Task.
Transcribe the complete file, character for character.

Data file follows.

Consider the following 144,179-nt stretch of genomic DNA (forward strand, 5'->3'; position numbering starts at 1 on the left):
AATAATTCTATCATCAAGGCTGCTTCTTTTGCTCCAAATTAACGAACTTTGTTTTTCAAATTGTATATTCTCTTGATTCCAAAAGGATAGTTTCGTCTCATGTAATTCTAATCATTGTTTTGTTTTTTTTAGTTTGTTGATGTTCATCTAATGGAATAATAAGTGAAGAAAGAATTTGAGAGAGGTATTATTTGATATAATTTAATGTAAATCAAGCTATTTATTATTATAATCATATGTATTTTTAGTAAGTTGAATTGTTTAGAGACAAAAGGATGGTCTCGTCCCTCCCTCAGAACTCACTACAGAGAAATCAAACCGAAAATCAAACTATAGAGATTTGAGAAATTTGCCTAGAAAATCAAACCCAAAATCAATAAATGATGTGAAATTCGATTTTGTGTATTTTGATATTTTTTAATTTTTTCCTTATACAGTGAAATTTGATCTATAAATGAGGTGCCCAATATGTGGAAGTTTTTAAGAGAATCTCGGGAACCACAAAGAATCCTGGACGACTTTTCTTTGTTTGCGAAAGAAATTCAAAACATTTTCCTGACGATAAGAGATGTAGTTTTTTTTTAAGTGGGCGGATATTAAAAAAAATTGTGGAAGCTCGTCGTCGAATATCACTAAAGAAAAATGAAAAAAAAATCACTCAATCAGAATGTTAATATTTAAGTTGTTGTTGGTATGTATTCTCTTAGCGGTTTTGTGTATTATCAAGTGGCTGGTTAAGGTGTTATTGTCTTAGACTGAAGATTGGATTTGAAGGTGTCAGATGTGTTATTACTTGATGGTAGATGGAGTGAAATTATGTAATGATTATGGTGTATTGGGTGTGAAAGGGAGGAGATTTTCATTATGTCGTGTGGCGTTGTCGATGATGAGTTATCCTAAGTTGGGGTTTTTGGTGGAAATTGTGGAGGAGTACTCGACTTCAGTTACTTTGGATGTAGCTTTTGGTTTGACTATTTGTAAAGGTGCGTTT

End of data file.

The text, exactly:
Consider the following 144,179-nt stretch of genomic DNA (forward strand, 5'->3'; position numbering starts at 1 on the left):
AATAATTCTATCATCAAGGCTGCTTCTTTTGCTCCAAATTAACGAACTTTGTTTTTCAAATTGTATATTCTCTTGATTCCAAAAGGATAGTTTCGTCTCATGTAATTCTAATCATTGTTTTGTTTTTTTTAGTTTGTTGATGTTCATCTAATGGAATAATAAGTGAAGAAAGAATTTGAGAGAGGTATTATTTGATATAATTTAATGTAAATCAAGCTATTTATTATTATAATCATATGTATTTTTAGTAAGTTGAATTGTTTAGAGACAAAAGGATGGTCTCGTCCCTCCCTCAGAACTCACTACAGAGAAATCAAACCGAAAATCAAACTATAGAGATTTGAGAAATTTGCCTAGAAAATCAAACCCAAAATCAATAAATGATGTGAAATTCGATTTTGTGTATTTTGATATTTTTTAATTTTTTCCTTATACAGTGAAATTTGATCTATAAATGAGGTGCCCAATATGTGGAAGTTTTTAAGAGAATCTCGGGAACCACAAAGAATCCTGGACGACTTTTCTTTGTTTGCGAAAGAAATTCAAAACATTTTCCTGACGATAAGAGATGTAGTTTTTTTTTAAGTGGGCGGATATTAAAAAAAATTGTGGAAGCTCGTCGTCGAATATCACTAAAGAAAAATGAAAAAAAAATCACTCAATCAGAATGTTAATATTTAAGTTGTTGTTGGTATGTATTCTCTTAGCGGTTTTGTGTATTATCAAGTGGCTGGTTAAGGTGTTATTGTCTTAGACTGAAGATTGGATTTGAAGGTGTCAGATGTGTTATTACTTGATGGTAGATGGAGTGAAATTATGTAATGATTATGGTGTATTGGGTGTGAAAGGGAGGAGATTTTCATTATGTCGTGTGGCGTTGTCGATGATGAGTTATCCTAAGTTGGGGTTTTTGGTGGAAATTGTGGAGGAGTACTCGACTTCAGTTACTTTGGATGTAGCTTTTGGTTTGACTATTTGTAAAGGTGCGTTT